"Everything is politics", said the novelist Thomas Mann. Never has such an argument felt as fitting as it does with Closer's second album, 'Within One Stem'.
Superficially, it's a record inspired by science-fiction that also tackles themes of grief and isolation – ideas which don't necessarily lend themselves to political discourse. But Closer are as much driven by the subtext as they are by what's happening on the surface.
It means much of 'Within One Stem' is operating on different levels, discussing social ills through allegory and simile, all propelled by vocalist Ryann Slauson's desperate yell. Due to the complexities, it's not a stretch to call this postmodern screamo; a heady mix of political discourse, misdirection and art-school smarts. Or, more pertinently, At The Drive-In reciting the sharpest of Kurt Vonnegut prose.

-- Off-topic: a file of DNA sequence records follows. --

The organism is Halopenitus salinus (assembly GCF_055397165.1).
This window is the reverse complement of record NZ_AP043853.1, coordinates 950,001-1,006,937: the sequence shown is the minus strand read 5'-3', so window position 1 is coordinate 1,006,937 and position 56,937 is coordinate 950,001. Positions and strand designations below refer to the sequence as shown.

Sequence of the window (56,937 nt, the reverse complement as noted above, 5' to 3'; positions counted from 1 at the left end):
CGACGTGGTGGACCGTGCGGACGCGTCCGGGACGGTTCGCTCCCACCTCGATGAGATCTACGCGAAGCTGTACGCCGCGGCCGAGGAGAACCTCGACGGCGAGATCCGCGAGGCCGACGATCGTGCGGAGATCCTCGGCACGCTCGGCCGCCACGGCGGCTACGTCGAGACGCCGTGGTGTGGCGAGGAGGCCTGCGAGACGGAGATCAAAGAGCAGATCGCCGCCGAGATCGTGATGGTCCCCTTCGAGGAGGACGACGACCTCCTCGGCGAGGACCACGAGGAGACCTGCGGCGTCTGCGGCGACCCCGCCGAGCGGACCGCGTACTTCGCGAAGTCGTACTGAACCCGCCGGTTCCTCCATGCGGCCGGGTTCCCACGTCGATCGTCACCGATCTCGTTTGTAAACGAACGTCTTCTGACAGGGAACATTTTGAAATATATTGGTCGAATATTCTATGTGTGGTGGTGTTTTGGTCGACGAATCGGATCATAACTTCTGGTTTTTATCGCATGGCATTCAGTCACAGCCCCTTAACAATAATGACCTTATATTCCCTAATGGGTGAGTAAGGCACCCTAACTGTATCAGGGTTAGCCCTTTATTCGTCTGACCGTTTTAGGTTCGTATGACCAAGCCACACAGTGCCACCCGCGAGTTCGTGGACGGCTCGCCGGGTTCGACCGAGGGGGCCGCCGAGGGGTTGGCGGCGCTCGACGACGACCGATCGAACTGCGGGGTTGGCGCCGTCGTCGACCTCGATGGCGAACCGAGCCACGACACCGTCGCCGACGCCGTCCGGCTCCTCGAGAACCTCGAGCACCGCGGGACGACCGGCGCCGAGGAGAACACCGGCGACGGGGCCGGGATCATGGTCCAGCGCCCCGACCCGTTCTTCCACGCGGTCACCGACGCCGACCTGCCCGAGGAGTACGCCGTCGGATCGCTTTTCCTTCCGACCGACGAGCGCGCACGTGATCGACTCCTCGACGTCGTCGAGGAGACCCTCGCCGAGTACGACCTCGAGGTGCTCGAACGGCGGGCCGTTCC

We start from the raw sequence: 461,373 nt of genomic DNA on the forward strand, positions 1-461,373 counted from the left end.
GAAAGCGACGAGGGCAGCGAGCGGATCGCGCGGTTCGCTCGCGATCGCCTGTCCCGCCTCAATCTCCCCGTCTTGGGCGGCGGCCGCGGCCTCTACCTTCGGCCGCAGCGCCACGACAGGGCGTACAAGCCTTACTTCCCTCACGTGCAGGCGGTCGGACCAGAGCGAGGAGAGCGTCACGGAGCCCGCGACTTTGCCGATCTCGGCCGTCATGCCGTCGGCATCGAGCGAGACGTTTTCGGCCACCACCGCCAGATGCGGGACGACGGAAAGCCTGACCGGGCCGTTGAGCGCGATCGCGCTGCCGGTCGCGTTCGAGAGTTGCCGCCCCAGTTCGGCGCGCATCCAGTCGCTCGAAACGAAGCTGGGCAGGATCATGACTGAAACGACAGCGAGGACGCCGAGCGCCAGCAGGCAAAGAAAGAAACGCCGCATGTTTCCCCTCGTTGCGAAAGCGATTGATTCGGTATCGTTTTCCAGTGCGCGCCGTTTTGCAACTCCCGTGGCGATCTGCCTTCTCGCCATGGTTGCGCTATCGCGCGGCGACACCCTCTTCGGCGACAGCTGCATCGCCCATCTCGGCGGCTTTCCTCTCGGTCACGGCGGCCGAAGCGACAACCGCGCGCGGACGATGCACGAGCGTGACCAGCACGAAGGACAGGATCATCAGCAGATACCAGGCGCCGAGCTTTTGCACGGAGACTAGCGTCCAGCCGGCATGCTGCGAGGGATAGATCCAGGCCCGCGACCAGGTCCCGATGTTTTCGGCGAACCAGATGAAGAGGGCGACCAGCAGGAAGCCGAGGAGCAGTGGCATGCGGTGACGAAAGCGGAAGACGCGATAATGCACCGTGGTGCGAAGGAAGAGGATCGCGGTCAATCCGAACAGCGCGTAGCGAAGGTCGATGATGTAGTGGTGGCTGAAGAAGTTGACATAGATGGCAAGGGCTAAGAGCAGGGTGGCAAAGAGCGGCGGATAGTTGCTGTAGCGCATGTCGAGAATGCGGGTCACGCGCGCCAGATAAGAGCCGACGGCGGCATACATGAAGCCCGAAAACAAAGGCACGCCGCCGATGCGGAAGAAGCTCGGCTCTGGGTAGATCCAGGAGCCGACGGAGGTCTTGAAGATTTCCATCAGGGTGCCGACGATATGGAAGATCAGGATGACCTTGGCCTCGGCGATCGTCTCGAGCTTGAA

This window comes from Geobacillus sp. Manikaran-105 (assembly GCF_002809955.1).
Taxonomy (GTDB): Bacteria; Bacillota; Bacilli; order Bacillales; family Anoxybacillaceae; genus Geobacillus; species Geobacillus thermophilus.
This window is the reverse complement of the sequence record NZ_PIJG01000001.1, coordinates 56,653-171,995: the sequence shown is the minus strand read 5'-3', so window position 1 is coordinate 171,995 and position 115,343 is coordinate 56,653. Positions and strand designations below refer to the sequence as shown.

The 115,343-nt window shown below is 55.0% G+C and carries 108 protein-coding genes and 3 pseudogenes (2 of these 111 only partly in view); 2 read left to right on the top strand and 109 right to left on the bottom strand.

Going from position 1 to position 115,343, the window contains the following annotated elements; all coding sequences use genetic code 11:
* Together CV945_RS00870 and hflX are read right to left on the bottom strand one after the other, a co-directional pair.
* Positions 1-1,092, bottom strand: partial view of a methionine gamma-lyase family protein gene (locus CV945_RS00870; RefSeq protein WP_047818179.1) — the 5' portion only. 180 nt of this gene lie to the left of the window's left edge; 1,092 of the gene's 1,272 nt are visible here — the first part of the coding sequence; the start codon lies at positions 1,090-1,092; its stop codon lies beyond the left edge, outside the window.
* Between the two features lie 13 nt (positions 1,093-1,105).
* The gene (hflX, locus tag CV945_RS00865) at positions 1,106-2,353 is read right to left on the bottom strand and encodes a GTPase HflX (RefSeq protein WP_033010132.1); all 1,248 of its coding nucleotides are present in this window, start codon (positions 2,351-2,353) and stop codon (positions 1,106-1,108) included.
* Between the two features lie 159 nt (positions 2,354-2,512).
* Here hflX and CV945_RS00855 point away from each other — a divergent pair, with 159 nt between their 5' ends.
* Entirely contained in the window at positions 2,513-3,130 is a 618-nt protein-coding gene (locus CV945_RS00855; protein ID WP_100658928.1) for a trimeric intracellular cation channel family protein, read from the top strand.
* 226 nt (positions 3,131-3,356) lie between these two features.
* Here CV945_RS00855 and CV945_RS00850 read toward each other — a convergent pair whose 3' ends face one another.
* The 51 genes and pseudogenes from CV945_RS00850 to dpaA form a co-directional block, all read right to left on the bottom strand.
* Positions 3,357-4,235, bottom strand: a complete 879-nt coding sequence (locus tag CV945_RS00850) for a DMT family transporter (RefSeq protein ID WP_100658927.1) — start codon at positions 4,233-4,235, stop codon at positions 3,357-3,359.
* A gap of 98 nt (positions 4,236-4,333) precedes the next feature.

Like ATD-I, it rocks too; opener 'Ruins In Reverse' hits a groove and mines it for repeated gold, while 'New Refused' and '937' dig deep to find filthy riffs that shudder into the briefest of life. Meanwhile, the outstanding lead single 'Angry Flood' stretches their chaotic hardcore past the five-minute mark with devastatingly beautiful effect.
Throughout, there's a casual, organic ebb and flow; at times tumultuous ('Pawning A Laugh'), at others serene. Sometimes, like on mid-point 'Divide', they mix the two together with abandon. There's forensic attention to detail at every turn, ensuring every agitprop polemic remains cohesive through the music and lyrics.
If all this sounds heavy going, fear not. There's a knowing humour to 'Within One Stem', which helps soften the discourse. Track titles riff on bands ('New Refused') or spell out where they exist on the album ('Divide', which is the literal mid-point on the record). Elsewhere, there are chopped up references to 'Alien', 'Blade Runner 2049' and 'The Expanse', all used as jumping-off points for the broader discussion points. It's here, in these moments which mix meaning and metaphor, that the derelict beauty of 'Within One Stem' shines.